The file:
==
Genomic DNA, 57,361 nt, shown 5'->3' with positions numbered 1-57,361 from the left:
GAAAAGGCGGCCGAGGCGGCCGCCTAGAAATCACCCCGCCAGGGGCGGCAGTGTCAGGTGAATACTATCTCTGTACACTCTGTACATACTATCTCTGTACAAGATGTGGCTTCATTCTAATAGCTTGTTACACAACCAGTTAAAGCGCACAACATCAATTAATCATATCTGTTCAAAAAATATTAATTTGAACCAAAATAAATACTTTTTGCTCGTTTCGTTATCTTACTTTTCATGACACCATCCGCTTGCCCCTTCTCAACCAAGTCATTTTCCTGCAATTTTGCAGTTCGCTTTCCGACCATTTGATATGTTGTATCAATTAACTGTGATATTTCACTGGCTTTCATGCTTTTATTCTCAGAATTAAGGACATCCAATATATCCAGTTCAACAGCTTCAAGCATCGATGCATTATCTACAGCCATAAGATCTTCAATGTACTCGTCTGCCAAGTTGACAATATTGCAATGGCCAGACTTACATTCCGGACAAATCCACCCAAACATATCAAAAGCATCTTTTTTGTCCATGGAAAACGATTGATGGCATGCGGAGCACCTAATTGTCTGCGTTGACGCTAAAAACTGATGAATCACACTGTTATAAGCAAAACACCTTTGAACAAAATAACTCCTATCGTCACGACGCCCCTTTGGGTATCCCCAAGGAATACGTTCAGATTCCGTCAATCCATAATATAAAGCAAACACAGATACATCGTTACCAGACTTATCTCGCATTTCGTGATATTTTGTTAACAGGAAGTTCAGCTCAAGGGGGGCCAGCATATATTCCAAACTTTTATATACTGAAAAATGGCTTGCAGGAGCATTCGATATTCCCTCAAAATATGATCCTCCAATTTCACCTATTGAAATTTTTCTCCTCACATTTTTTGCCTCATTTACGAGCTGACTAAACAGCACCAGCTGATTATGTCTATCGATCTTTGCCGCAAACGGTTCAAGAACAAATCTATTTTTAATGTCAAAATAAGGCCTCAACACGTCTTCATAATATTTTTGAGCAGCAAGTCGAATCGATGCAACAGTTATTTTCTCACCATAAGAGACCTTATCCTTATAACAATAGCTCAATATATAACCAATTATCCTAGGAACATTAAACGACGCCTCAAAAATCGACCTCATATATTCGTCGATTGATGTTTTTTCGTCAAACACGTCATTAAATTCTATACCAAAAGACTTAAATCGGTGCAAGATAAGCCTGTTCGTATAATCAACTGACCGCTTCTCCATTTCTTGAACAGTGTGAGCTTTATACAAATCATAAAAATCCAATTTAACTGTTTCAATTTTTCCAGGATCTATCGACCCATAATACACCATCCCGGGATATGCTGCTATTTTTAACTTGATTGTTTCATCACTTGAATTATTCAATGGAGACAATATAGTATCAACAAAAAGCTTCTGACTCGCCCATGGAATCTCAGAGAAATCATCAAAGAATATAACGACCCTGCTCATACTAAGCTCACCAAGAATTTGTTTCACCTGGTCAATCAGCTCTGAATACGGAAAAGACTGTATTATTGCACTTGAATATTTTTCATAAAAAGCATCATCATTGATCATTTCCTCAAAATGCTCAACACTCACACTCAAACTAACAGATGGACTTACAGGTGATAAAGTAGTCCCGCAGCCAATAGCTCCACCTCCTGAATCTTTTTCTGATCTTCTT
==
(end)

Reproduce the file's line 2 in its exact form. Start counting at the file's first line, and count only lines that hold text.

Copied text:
GAAAAGGCGGCCGAGGCGGCCGCCTAGAAATCACCCCGCCAGGGGCGGCAGTGTCAGGTGAATACTATCTCTGTACACTCTGTACATACTATCTCTGTACAAGATGTGGCTTCATTCTAATAGCTTGTTACACAACCAGTTAAAGCGCACAACATCAATTAATCATATCTGTTCAAAAAATATTAATTTGAACCAAAATAAATACTTTTTGCTCGTTTCGTTATCTTACTTTTCATGACACCATCCGCTTGCCCCTTCTCAACCAAGTCATTTTCCTGCAATTTTGCAGTTCGCTTTCCGACCATTTGATATGTTGTATCAATTAACTGTGATATTTCACTGGCTTTCATGCTTTTATTCTCAGAATTAAGGACATCCAATATATCCAGTTCAACAGCTTCAAGCATCGATGCATTATCTACAGCCATAAGATCTTCAATGTACTCGTCTGCCAAGTTGACAATATTGCAATGGCCAGACTTACATTCCGGACAAATCCACCCAAACATATCAAAAGCATCTTTTTTGTCCATGGAAAACGATTGATGGCATGCGGAGCACCTAATTGTCTGCGTTGACGCTAAAAACTGATGAATCACACTGTTATAAGCAAAACACCTTTGAACAAAATAACTCCTATCGTCACGACGCCCCTTTGGGTATCCCCAAGGAATACGTTCAGATTCCGTCAATCCATAATATAAAGCAAACACAGATACATCGTTACCAGACTTATCTCGCATTTCGTGATATTTTGTTAACAGGAAGTTCAGCTCAAGGGGGGCCAGCATATATTCCAAACTTTTATATACTGAAAAATGGCTTGCAGGAGCATTCGATATTCCCTCAAAATATGATCCTCCAATTTCACCTATTGAAATTTTTCTCCTCACATTTTTTGCCTCATTTACGAGCTGACTAAACAGCACCAGCTGATTATGTCTATCGATCTTTGCCGCAAACGGTTCAAGAACAAATCTATTTTTAATGTCAAAATAAGGCCTCAACACGTCTTCATAATATTTTTGAGCAGCAAGTCGAATCGATGCAACAGTTATTTTCTCACCATAAGAGACCTTATCCTTATAACAATAGCTCAATATATAACCAATTATCCTAGGAACATTAAACGACGCCTCAAAAATCGACCTCATATATTCGTCGATTGATGTTTTTTCGTCAAACACGTCATTAAATTCTATACCAAAAGACTTAAATCGGTGCAAGATAAGCCTGTTCGTATAATCAACTGACCGCTTCTCCATTTCTTGAACAGTGTGAGCTTTATACAAATCATAAAAATCCAATTTAACTGTTTCAATTTTTCCAGGATCTATCGACCCATAATACACCATCCCGGGATATGCTGCTATTTTTAACTTGATTGTTTCATCACTTGAATTATTCAATGGAGACAATATAGTATCAACAAAAAGCTTCTGACTCGCCCATGGAATCTCAGAGAAATCATCAAAGAATATAACGACCCTGCTCATACTAAGCTCACCAAGAATTTGTTTCACCTGGTCAATCAGCTCTGAATACGGAAAAGACTGTATTATTGCACTTGAATATTTTTCATAAAAAGCATCATCATTGATCATTTCCTCAAAATGCTCAACACTCACACTCAAACTAACAGATGGACTTACAGGTGATAAAGTAGTCCCGCAGCCAATAGCTCCACCTCCTGAATCTTTTTCTGATCTTCTT